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Asia Quake Death Toll More Than 23,000; Election Woes; Ground- Breaking Gadgets

Aired December 27, 2004 - 9:00   ET


UNIDENTIFIED MALE: It's coming again! Coming again!


HEIDI COLLINS, CNN ANCHOR: Tsunamis, mountains of water unleash a circle of destruction a thousand miles wide. Bodies are being piled high in countries rimming the Indian Ocean. The terrible death toll more than 23,000 and increasing hour by hour.

A global relief effort is being mobilized now. Tales of unspeakable terror, epic loss and amazing survival on this AMERICAN MORNING.

ANNOUNCER: From the CNN Broadcast Center in New York, this is AMERICAN MORNING with Bill Hemmer and Soledad O'Brien.

RICK SANCHEZ, CNN ANCHOR: And hello again, everybody. Bill Hemmer's off. I'm Rick Sanchez.

COLLINS: And I'm Heidi Collins, in for Soledad today.

SANCHEZ: Details from the countries hit by these tsunamis are still coming into us. Survivors are telling us that at first there was an instant confusion, and then suddenly a wave of water three stories high. The difference between who lived and who died is probably really just a matter of chance. Another harrowing survivor story is coming up for you in just a little bit.

COLLINS: And some of the other stories that we're following this morning including the wild Washington State governor's race. When will it finally be over? And who gets to decide that anyway? Will either side ever give up?

We expect to get some answers to those questions coming up in just a little bit.

SANCHEZ: And there's an update on that story. But let's check in on the headlines now and go over to Carol Costello, who's joining us.

COLLINS: Good morning, Carol.

CAROL COSTELLO, CNN ANCHOR: Good morning to you both. Good morning to all of you. "Now in the News," more violence in Iraq this morning. Smoke rising from the scene after a suicide car bomb attack left at least six people dead in Baghdad. More than 30 others are wounded.

Opposition leader Viktor Yushchenko is declaring victory in Ukraine. Observers say Yushchenko holds the lead with more than 90 percent of the votes counted in the repeat election. The apparent winner telling supporters the election marks a new era of independence for the Ukrainian people.

Here in the United States, retailers are hoping holiday gift card holders will make up for some disappointing pre-holiday sales. Some retail chains are running ads trying to get people to use their Christmas gift cards before the new year. Industry analysts estimate $17 billion worth of the cards were given as gifts this season.

And 49 the magic number for Indianapolis quarterback Peyton Manning. Manning beat Dan Marino's single season passing record of 48 TDs with just under a minute left in yesterday's thrilling game, throwing a 21-yard pass. That set the Colts up for a 34-31 overtime win over the San Diego Chargers.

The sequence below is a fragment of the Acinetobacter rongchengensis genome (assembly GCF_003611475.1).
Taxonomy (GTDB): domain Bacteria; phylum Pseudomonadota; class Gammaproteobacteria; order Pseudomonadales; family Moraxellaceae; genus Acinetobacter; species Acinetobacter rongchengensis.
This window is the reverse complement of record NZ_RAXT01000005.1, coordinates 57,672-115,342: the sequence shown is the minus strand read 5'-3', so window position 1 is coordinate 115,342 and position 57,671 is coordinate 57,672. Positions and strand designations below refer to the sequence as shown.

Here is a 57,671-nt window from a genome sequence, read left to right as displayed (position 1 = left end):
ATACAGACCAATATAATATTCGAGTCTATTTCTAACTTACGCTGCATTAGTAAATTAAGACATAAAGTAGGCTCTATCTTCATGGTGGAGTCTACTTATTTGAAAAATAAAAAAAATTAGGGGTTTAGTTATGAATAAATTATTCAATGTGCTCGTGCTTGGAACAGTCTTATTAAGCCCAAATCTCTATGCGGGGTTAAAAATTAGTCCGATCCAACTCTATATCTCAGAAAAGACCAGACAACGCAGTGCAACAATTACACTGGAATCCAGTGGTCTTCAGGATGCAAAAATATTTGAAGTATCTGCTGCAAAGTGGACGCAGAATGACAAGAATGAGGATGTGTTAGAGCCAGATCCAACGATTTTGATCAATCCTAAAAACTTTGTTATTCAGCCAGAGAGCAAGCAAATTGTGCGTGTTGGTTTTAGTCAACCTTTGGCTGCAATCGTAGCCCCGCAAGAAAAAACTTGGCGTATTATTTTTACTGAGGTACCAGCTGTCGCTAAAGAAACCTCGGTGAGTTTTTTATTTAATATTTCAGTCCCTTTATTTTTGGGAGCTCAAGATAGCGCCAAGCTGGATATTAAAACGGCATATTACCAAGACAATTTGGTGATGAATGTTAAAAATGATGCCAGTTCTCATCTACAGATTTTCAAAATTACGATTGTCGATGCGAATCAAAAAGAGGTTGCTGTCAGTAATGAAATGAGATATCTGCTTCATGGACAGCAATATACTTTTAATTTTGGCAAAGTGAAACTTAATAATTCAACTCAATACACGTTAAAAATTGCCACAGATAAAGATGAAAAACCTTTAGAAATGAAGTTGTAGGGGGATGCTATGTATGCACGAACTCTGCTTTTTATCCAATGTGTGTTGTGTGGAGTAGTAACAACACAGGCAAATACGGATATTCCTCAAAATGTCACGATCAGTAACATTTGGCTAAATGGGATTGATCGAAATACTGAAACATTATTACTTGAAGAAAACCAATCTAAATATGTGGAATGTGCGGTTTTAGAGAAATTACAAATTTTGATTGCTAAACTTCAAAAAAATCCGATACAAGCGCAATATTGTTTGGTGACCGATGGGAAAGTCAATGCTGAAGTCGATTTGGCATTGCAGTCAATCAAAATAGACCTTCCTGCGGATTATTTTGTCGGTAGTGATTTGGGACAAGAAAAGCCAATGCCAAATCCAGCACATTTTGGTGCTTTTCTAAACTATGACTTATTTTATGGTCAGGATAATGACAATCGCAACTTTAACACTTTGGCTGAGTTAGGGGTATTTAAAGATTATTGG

And just in case you're interested, because you know I'm a Detroit Lions fan, Detroit won. But so did Carolina, so Detroit's pretty much out of it.

COLLINS: Oh. But you still have a smile on your face. And that's...


COLLINS: ... optimistic for next year.

COSTELLO: Exactly.

COLLINS: OK. Carol, thank you.

Well, relief and rescue are the top priorities this morning in six Asian countries following a major earthquake deep beneath the Indian Ocean. This amateur video is new to CNN now this morning shot from a hotel balcony by a tourist in Sri Lanka. The resulting tsunami is one of the worst natural disasters of our time, with more than 23,000 people dead and thousands more still unaccounted for.



COLLINS (voice-over): An earthquake of epic proportions triggered powerful tsunamis across southeast Asia. The initial quake measuring 9.0 in magnitude hit about 100 miles off the coast of Indonesia's Sumatra Island early Sunday morning.

The quake is the strongest in 40 years and fourth largest in recorded history. Indonesia, India and Sri Lanka were hardest hit as tsunami waves 30 feet high slammed ashore without warning. Gargantuan walls of water engulfing entire coastal communities.

WALTER HAYES, SEISMOLOGIST: We had a sudden uplift in the ocean floor. That water has to go somewhere, and it's about 200 or 300 miles of -- involved. And that water rushes in to shore at a speed of 300 to 400 miles per hour.

There's no way to get out of the way without warning. And this one was too close to the shore to have adequate warning.

COLLINS: In Indonesia, many of the victims were in Ache in northern Sumatra. Floodwaters surged more than six miles inland, leaving bodies in the treetops.

The low-lying areas of Sri Lanka were defenseless against the tsunami. Thousands died there. Thousands more are missing.

In Thailand, 30-foot waves washed ashore in the resort area of Phuket. One survivor was in his boat when it hit.

ERNST MOLLEMANS, TSUNAMI SURVIVOR: And we were lucky because just to the left of us was another small beach that was actually on (UNINTELLIGIBLE). And he just turned left and went straight for the beach, and we were wondering why is he doing this?

And then we went back -- back -- and then we saw this wave about five feet high come straight at us. And so we were just lucky. The boat just went straight for the beach, and then when it hit the sand we all just jumped out and started running to the beach.

We were lucky because the beach actually went uphill. It was a bit steep. And so we kept running up the hill, and then we just saw the boat get crushed.

COLLINS: The massive waves swamped more than 1,200 miles of India's southern coastline, washing away villages and it's feared thousands of fishermen who were out at sea.

MANMOHAN SINGH, INDIAN PRIME MINISTER: My heart goes out to all those families who have lost their dear ones due to this tragedy.


COLLINS: You can see the devastation on his face, can't you?